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Petunia Festival ‘owned by the community’

Dixon ready to celebrate event's 50th anniversary

DIXON – Much has changed in the 50 years since the first Petunia Festival in Dixon.

Dave Johnson, vice president of operations for the festival, said any big milestone gives people a reason to look back and recognize those who have helped keeping the event alive over the years.

“When you discuss the Petunia Fest, it is owned by the community,” Johnson said. “We’re just the caretakers.”

Setup is expected to start today in Page Park, with the festival area at the riverfront starting to come together on Monday, when the music stage is expected to arrive, said Dixon Main Street Executive Director Josh Albrecht.

River Street, from Peoria Avenue to Galena Avenues, will be closed Monday, he said, adding that Hennepin Avenue will be closed from First Street to River Street starting on Tuesday.

The bulk of the riverfront festival setup will occur Wednesday, Albrecht said, with the area opening at 5 p.m.

In early years, the parade and the drum and bugle corps shows were the biggest draws to the annual event, said Bill Reigle, 84, of Dixon. He served as president of the festival in 1968 and 1969.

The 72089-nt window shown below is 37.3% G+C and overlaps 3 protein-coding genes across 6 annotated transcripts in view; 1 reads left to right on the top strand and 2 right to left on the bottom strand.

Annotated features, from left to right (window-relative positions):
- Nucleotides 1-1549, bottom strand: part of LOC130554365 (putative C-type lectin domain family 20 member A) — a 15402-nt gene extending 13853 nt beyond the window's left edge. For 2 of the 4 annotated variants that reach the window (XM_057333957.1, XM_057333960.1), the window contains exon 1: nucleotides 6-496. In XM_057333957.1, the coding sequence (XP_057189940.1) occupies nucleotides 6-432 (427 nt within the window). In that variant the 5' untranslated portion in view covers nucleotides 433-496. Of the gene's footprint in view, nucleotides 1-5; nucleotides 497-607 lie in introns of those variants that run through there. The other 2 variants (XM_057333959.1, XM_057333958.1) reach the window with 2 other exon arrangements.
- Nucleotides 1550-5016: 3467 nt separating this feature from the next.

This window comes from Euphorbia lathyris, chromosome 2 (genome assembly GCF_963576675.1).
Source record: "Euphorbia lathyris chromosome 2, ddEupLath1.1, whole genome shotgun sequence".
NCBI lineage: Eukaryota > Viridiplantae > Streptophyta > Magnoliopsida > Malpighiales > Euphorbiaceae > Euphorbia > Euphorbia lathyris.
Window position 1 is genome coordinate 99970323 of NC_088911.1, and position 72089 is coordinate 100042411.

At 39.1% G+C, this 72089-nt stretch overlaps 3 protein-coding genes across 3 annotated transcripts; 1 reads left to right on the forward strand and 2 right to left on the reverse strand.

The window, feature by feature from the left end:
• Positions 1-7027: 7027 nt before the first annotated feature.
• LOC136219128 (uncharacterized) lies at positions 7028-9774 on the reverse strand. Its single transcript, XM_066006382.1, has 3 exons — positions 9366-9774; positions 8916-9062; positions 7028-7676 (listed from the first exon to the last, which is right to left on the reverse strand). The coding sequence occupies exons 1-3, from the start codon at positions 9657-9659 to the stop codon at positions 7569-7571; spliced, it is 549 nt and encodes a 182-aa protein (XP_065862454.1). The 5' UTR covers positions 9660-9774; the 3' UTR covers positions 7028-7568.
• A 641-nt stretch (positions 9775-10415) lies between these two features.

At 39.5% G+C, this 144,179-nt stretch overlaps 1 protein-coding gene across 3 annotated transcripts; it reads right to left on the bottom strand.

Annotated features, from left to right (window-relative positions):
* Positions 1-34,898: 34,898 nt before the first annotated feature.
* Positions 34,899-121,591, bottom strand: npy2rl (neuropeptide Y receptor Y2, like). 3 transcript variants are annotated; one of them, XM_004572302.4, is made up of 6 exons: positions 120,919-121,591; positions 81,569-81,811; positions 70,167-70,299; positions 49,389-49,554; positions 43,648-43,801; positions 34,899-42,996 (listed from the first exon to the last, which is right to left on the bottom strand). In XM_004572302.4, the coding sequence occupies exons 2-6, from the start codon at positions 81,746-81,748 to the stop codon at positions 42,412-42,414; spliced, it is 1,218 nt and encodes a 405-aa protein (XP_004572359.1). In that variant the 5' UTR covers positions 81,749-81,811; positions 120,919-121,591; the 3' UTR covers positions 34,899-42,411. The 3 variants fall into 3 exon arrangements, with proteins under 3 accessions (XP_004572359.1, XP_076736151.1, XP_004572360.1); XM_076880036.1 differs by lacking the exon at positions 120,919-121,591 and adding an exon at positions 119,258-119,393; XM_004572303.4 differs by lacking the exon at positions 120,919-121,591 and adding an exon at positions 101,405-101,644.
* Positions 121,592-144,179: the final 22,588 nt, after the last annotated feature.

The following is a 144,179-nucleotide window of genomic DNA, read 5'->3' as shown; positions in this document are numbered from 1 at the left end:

“We lost money on [the drum and bugle show] every year, but it was an entertaining thing,” he said. “We had some of the best in country.”

This year, the drum show will be brought back, one of a handful of events aimed at connecting the 50th festival and the first. The drum show will be Sunday, July 6, at the Dixon High School football field.

The festvial’s early roots have grown into someting much larger, with two festival areas – Page Park and the riverfront – to go along with 5 days, 10 food vendors, and more than 15 bands on two stages.

In the early years, Reigle said, there was no food, and the idea of a beer garden wouldn’t have gone over too well.

“It was just something getting started at that time and we were just trying to get something for families and give people a reason to stay [for the Fourth of July],” he said.

His years as president brought a Miss America and a Miss Canada to the festival, Reigle said, and the Petunia Festival float, which was included in the parade, also traveled to other parades in the area.

And many of the early Petunia Festival parades, which were a highlight of the festival, Reigle said, went on despite heavy rains and flooding.

“We never did cancel any of them,” he said. “But we had to sweat it out.”

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